Red Beets

Fresh or canned, red beets are versatile and can be enjoyed a variety of ways. This video will show how to select, store and prepare fresh beets.
Red Beets - Videos

Instructors

Food, Families and Health Food Safety

More by Mandel Smith, MS 

Nutrition Links: Expanded Food and Nutrition Education Program (EFNEP) PA Nutrition Education TRACKS (SNAP-Ed)

More by Elise Gurgevich, PhD, MPH, CHES 

Expanded Food and Nutrition Education Program (EFNEP)

More by Suzanne Weltman 

Expanded Food and Nutrition Education Program (EFNEP)

More by Kathy DiGuiseppe 

PA Tracks -SNAP ED EFNEP Nutrition and Limited Income

More by Debra Boyd 

Expanded Food and Nutrition Education Program (EFNEP) PA Nutrition Education TRACKS (SNAP-Ed)

More by Mary Reistetter Ehret, M.S.,R.D.,L.D.N. 

View Transcript

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- [Instructor] Mom may have said eat your vegetables but how do you fit them into a healthy diet?

Penn State Nutrition Links is here to help.

Through the Penn State Extension Nutrition Links video series, you will learn how to buy, store, cook, and enjoy a variety of produce.

In this video, we will look at beets.

Most beets are a deep red color but you can also find red, orange, yellow, and white varieties.

Beets are in-season mid-July through the end of November.

Beets have a slightly sweet flavor and some recipes incorporate vinegar, which makes the beets tart and sweet.

A half cup serving of cubed red beets is only 30 calories.

Beets are also a great source of folic acid and potassium.

Potassium is a mineral that helps normalize blood pressure.

When selecting beets at the store or farmer's market, choose beets that are firm.

Smaller beets are sweeter and more tender.

If the beet greens are still attached, choose those that are less wilted.

Avoid beets that are soft or have blemishes or discolored marks.

After buying, cut the majority of the greens and their stems from the roots, leaving about two inches of the stem attached.

This prevents the roots from bleeding during cooking and prevents moisture loss during storage.

Store your beets uncut and unwashed in your refrigerator in an unsealed or perforated plastic or paper bag.

It's okay if the bag contains dirt.

Beats may last up to three weeks.

There are quick and easy ways to prepare fresh beets.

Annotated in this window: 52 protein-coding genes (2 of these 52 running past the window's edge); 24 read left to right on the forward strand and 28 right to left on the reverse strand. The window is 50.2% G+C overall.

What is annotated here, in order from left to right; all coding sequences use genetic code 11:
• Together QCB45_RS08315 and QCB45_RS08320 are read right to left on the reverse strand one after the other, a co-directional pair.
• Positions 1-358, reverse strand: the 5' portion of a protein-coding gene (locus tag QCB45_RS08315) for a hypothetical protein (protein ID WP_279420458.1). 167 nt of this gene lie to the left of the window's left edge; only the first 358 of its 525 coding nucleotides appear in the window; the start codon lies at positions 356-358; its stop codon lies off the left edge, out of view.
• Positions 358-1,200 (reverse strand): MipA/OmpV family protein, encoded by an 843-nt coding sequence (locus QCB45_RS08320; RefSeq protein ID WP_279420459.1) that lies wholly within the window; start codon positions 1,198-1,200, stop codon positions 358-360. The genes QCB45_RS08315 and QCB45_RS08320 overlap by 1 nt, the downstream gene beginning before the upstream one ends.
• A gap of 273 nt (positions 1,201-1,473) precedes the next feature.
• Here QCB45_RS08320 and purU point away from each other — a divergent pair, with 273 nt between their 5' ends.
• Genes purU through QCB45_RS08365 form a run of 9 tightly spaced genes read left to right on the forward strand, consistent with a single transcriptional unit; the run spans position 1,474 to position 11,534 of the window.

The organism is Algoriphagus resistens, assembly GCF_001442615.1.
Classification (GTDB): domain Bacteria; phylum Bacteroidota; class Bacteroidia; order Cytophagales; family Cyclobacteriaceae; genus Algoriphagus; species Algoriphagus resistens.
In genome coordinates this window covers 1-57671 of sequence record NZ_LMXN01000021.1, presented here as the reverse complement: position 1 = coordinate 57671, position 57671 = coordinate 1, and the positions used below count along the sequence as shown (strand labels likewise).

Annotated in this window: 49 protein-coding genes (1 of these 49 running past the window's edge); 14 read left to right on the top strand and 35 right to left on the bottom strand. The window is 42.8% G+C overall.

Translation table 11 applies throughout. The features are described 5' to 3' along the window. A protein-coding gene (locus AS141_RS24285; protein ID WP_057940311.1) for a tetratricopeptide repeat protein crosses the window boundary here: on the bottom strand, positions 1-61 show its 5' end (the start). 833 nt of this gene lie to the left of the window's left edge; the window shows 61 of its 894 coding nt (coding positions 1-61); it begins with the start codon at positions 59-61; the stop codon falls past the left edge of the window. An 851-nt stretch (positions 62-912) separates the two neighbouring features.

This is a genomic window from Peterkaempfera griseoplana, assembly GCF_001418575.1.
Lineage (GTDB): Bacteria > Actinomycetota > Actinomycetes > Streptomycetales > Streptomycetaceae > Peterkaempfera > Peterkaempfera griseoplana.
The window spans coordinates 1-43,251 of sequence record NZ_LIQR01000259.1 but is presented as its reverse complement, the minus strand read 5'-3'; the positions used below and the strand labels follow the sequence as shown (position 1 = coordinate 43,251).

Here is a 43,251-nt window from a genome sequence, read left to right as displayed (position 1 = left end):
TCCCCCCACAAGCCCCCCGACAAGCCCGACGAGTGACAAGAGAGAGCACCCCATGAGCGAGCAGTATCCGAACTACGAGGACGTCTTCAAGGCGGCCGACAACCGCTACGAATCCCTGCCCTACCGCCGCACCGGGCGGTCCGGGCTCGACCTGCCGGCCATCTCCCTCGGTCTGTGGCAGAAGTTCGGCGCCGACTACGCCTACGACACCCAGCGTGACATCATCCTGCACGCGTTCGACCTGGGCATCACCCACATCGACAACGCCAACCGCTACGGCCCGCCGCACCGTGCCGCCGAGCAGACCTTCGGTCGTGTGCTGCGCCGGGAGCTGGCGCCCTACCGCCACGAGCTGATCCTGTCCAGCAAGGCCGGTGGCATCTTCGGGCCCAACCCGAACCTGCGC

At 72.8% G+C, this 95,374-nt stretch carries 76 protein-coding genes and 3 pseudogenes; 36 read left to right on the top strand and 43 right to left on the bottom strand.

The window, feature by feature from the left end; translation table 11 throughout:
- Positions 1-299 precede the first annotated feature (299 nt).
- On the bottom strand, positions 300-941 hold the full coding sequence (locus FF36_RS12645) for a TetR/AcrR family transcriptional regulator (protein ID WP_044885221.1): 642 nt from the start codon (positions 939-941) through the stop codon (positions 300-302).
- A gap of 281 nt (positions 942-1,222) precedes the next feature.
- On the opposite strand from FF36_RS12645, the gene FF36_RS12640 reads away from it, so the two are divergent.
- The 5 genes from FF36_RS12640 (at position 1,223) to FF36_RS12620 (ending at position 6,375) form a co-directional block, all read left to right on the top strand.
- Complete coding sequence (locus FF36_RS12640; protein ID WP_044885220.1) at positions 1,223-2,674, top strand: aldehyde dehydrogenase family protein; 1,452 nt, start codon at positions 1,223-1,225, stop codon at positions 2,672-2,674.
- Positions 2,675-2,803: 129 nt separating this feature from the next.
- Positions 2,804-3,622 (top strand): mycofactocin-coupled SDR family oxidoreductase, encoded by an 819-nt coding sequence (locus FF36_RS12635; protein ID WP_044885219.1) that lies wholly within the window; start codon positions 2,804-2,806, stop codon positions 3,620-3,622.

Make sure you always remove the skins.

If you are using raw beets in a recipe, first wash and scrub them as well, then peel with the vegetable peeler or knife as you would a potato.

If you're using cooked beets in a recipe, it's easier to remove the skins after you've cooked them.

To boil beets, cook them for 20 to 30 minutes, depending on the size, until tender when pierced with a fork.

Let cool and remove the skins.

To roast beets, first preheat your oven to 400 degrees fahrenheit, wrap the beets in foil, then bake for 45 to 60 minutes.

Beets are a very versatile vegetable, they can be eaten cold in salads, pickled, roasted, or hot in a sweet and sour sauce.

The beets, beans, and greens dish is a quick, easy recipe that your family will enjoy.

For this recipe you will need a fourth cup cider vinegar, one garlic clove, two teaspoons mustard, black pepper to taste, two tablespoons vegetable oil, canola or olive oil preferred, two cups sliced cooked beats, you can used canned or fresh, one medium head of dark lettuce, two cups cooked or rinsed canned beans such as pinto, garbanzo, kidney, navy, black beans, or black eye peas.

If you're using canned beans, be sure to rinse the beans to reduce the sodium.

This can be a no cooking required recipe if using canned beets.

First, make the dressing.

Combine lemon juice, garlic, mustard, oil, and pepper in a large bowl.

Next, slice the beets and place them in a small bowl, toss the beets with one tablespoon of the dressing to coat them.

Then, in a large bowl, toss the lettuce and beans with the remaining dressing.

Place the lettuce mixture onto plates and top it with the beets.

This recipe makes six one and one half cup servings.

It has almost one fourth of the fiber that you need in one day and it has the same amount of protein as an eight ounce glass of milk.

And there you have it, an easy and delicious way to prepare beets.

So, remember, beets are relatively low in calories but high in potassium and magnesium.

They can be used in many kinds of meals.

Firm beets are the best approaches and they can stay good for up to three weeks if stored properly.

For more information on beets, other Pennsylvania produce, and the Nutrition Links program, visit the PennState Extension website.

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